Child nutrition expert weighs in on impact free lunches for all could have
WILMINGTON, N.C. (WECT) - In the wake of the COVID-19 pandemic, students across the country were provided the opportunity to receive free meals – but that program is set to end in June. Now, state lawmakers are hoping to continue providing free meals for students, regardless of how much their caregivers make.
Thousands of students in North Carolina rely on free school meals, and in New Hanover County, students in 28 of 43 schools are eligible for free lunches for all under the The Community Eligibility Provision (CEP), which allows schools with more than 40% of students eligible for free meals to provide them to all students, regardless of income levels.
For students in public schools, free meals provide access to nutritious foods to those who might not get that anywhere else, and the impacts of hunger are significant.
“If the students are not eating, then they’re not able to perform. The studies have shown that it causes stress and anxiety on the children, they don’t perform well in the classroom, they may have discipline problems. There’s all sorts of information that’s out there about that, but the kids, they need this meal. It’s important to their learning,” Child Nutrition Director for New Hanover County Schools Amy Stanley said.
One of the bills introduced in the House would require the state Department of Public Instruction to allocate enough money to all schools to provide free lunches to all students who need it.
With rising inflation and stagnant wages, that’s not always as simple as it sounds. Right now, a single parent with one child has to make less than $23,803, that’s about $11.44 an hour for someone working 40 hours a week. The cost of housing alone in New Hanover County and southeastern North Carolina as a whole is on the rise, and low wages along with a shortage of housing options, especially affordable options, make it difficult for someone making such a low wage to live in the region.
For reference, in New Hanover County, anyone paying more than 30% of their annual income on housing is considered cost-burdened. For someone making $23,803 a year, they’d have to spend less than $600 a month on housing to meet that criteria. And someone making $20 an hour would need to spend $1,040 or less of their income to have affordable housing, a task that is increasingly difficult.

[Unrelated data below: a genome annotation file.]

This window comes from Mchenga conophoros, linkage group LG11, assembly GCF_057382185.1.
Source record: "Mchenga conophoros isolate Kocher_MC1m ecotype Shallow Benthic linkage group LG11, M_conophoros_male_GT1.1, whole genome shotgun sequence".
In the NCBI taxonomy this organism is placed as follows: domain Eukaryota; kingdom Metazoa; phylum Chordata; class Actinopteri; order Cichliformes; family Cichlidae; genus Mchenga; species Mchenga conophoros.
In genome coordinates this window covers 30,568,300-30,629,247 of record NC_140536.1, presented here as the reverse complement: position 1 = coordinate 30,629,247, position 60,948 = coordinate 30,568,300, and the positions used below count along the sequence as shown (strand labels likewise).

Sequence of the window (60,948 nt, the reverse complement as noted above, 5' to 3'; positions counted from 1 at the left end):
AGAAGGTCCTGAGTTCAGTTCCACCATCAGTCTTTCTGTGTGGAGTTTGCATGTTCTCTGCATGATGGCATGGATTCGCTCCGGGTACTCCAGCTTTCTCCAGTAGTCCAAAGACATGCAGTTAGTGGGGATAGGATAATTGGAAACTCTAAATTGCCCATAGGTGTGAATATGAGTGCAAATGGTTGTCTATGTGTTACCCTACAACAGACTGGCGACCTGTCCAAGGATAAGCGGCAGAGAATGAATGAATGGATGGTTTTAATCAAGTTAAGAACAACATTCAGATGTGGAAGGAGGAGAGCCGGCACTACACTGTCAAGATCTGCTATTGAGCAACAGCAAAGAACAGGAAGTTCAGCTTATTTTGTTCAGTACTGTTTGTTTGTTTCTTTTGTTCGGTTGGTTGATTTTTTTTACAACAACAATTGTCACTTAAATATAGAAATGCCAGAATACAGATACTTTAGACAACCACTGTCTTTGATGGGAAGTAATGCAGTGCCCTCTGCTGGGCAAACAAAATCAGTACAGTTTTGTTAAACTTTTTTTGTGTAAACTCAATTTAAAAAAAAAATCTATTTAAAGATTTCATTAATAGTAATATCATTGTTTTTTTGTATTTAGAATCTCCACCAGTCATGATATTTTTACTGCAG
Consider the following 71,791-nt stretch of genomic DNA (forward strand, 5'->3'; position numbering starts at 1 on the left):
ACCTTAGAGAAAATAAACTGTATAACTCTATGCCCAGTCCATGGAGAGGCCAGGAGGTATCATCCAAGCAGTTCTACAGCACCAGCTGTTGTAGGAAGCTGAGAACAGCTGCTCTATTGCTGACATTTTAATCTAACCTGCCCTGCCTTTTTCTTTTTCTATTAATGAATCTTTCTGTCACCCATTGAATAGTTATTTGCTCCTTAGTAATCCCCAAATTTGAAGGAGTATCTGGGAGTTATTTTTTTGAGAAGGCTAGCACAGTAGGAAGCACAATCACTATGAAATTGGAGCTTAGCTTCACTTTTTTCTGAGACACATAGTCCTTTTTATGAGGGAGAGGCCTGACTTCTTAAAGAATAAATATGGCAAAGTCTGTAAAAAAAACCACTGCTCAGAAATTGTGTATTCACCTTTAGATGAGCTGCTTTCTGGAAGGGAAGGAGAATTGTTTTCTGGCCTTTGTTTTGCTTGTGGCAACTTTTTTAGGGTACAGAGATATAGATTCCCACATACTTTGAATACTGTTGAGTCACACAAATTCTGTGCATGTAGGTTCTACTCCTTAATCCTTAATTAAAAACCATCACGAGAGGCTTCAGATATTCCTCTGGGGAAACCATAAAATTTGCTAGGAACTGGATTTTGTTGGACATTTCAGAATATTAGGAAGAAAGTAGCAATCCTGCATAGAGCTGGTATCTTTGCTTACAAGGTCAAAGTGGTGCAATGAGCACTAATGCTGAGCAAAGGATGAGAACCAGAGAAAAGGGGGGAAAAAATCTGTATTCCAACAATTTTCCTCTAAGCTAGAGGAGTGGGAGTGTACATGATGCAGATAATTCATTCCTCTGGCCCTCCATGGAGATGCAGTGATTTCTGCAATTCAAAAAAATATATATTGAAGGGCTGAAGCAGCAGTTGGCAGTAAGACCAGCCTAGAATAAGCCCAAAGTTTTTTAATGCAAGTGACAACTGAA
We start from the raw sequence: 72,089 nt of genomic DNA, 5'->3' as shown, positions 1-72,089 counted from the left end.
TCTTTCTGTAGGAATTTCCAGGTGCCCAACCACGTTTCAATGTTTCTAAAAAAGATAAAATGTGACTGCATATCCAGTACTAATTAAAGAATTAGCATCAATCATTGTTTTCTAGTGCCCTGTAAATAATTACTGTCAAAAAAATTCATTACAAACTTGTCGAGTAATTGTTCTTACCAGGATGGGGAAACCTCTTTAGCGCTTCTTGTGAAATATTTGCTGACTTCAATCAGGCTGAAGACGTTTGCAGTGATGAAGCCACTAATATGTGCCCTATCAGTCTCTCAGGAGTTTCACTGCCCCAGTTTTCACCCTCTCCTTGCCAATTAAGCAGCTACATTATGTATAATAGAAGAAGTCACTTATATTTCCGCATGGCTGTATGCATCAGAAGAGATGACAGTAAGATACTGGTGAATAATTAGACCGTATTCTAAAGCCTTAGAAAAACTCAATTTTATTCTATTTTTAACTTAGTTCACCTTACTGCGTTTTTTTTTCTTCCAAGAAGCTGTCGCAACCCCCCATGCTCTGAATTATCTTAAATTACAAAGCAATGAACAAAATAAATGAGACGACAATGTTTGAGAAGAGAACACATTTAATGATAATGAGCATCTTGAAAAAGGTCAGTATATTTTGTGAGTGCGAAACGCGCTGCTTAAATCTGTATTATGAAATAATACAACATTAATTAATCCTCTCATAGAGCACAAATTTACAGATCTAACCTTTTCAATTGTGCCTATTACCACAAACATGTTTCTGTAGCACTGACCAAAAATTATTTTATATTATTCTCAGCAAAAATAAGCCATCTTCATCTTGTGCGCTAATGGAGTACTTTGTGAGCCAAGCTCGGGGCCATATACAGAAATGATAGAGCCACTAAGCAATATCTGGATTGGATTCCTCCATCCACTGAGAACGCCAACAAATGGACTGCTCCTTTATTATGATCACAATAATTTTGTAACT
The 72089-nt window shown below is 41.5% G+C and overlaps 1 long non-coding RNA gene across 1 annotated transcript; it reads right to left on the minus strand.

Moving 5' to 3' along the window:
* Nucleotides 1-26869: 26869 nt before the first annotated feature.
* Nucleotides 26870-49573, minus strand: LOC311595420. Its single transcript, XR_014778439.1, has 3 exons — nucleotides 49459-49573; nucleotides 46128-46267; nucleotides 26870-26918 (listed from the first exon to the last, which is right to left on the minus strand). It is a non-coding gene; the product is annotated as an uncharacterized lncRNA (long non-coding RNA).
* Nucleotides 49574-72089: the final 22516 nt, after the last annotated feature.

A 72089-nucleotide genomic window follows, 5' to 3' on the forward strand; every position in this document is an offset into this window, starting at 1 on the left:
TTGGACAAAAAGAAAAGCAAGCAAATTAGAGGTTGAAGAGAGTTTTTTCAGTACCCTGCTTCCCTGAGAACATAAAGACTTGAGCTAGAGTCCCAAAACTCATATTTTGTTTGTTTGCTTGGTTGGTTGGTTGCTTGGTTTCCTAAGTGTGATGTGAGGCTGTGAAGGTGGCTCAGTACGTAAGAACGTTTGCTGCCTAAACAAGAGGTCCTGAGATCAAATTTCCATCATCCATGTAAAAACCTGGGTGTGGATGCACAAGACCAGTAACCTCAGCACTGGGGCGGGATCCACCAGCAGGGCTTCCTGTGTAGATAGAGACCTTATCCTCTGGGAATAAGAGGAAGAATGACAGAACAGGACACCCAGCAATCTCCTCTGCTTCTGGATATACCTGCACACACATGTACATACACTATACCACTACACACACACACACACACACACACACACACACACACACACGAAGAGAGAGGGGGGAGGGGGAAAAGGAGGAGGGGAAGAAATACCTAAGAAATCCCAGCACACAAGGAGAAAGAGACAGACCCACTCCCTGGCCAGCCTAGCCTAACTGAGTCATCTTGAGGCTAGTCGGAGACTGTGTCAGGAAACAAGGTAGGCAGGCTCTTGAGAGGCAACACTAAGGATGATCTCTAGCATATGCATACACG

So even those making more than the threshold to qualify for free meals can still struggle to afford basic essentials, like food. When people have to choose between housing costs, gas prices or other transportation to get to and from jobs, healthy meal options might suffer.
Nutrition experts say school meals could be the only healthy food children receive, and expanding the eligibility for these meals would help fix that.
“It would be very important for the programs because you don’t have to worry about Free and Reduced applications, all students are on the same playing field. So it would alleviate a lot of stress on families to not have to worry about that application process,” Stanley said.
The idea of providing meals to students at no cost is not without opposition. Some of those who do not support free student meals often say it’s the parents’ responsibility to provide food for their children. Free meals are already provided to more than half of all schools in New Hanover County.
“The Community Eligibility Program is a program that we offer through USDA. And it looks at areas of eligibility where they don’t have to use a free and reduced application. So what we’re doing is based off of identify factors through the state, and then the schools — we actually have 28 schools that are under the CEP Community Eligibility Provision,” Stanley said.
That means anyone who requests a no-cost meal is provided one.
“During the school year, everyone can participate as well. If you’re at one of the Community Eligibility schools, then all of those kids eat at no cost. If you’re not at a school that uses CEP then you would fill out a free and reduced application that will be available July 1,” Stanley said.
But if the General Assembly was to pass a bill providing these meals to all students, regardless of familial income level, she says the effects would be significant.
“It would be a huge benefit because that’s that much money that a family, especially in today time with financial concerns, you know — that’s one less worry that a family would have to have is paying for lunches or breakfast meals,” she said.
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